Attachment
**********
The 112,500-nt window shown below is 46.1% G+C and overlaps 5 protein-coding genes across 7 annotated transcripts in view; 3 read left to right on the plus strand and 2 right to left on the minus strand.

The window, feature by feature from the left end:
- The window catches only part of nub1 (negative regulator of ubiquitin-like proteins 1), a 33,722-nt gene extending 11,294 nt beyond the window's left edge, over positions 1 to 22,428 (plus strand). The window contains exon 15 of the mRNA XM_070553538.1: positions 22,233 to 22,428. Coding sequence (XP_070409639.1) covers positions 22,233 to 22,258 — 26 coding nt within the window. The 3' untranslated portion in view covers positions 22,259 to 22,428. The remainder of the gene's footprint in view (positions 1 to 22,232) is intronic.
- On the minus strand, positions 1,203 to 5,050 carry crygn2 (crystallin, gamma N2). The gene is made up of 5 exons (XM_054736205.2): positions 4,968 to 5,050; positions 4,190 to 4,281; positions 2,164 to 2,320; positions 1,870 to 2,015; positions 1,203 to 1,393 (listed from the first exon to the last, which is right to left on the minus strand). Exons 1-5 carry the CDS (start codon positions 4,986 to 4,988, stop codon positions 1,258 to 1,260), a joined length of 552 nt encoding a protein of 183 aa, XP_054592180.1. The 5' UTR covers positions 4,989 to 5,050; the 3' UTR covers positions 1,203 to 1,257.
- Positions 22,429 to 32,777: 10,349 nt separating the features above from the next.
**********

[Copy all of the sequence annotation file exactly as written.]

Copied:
The 112,500-nt window shown below is 46.1% G+C and overlaps 5 protein-coding genes across 7 annotated transcripts in view; 3 read left to right on the plus strand and 2 right to left on the minus strand.

The window, feature by feature from the left end:
- The window catches only part of nub1 (negative regulator of ubiquitin-like proteins 1), a 33,722-nt gene extending 11,294 nt beyond the window's left edge, over positions 1 to 22,428 (plus strand). The window contains exon 15 of the mRNA XM_070553538.1: positions 22,233 to 22,428. Coding sequence (XP_070409639.1) covers positions 22,233 to 22,258 — 26 coding nt within the window. The 3' untranslated portion in view covers positions 22,259 to 22,428. The remainder of the gene's footprint in view (positions 1 to 22,232) is intronic.
- On the minus strand, positions 1,203 to 5,050 carry crygn2 (crystallin, gamma N2). The gene is made up of 5 exons (XM_054736205.2): positions 4,968 to 5,050; positions 4,190 to 4,281; positions 2,164 to 2,320; positions 1,870 to 2,015; positions 1,203 to 1,393 (listed from the first exon to the last, which is right to left on the minus strand). Exons 1-5 carry the CDS (start codon positions 4,986 to 4,988, stop codon positions 1,258 to 1,260), a joined length of 552 nt encoding a protein of 183 aa, XP_054592180.1. The 5' UTR covers positions 4,989 to 5,050; the 3' UTR covers positions 1,203 to 1,257.
- Positions 22,429 to 32,777: 10,349 nt separating the features above from the next.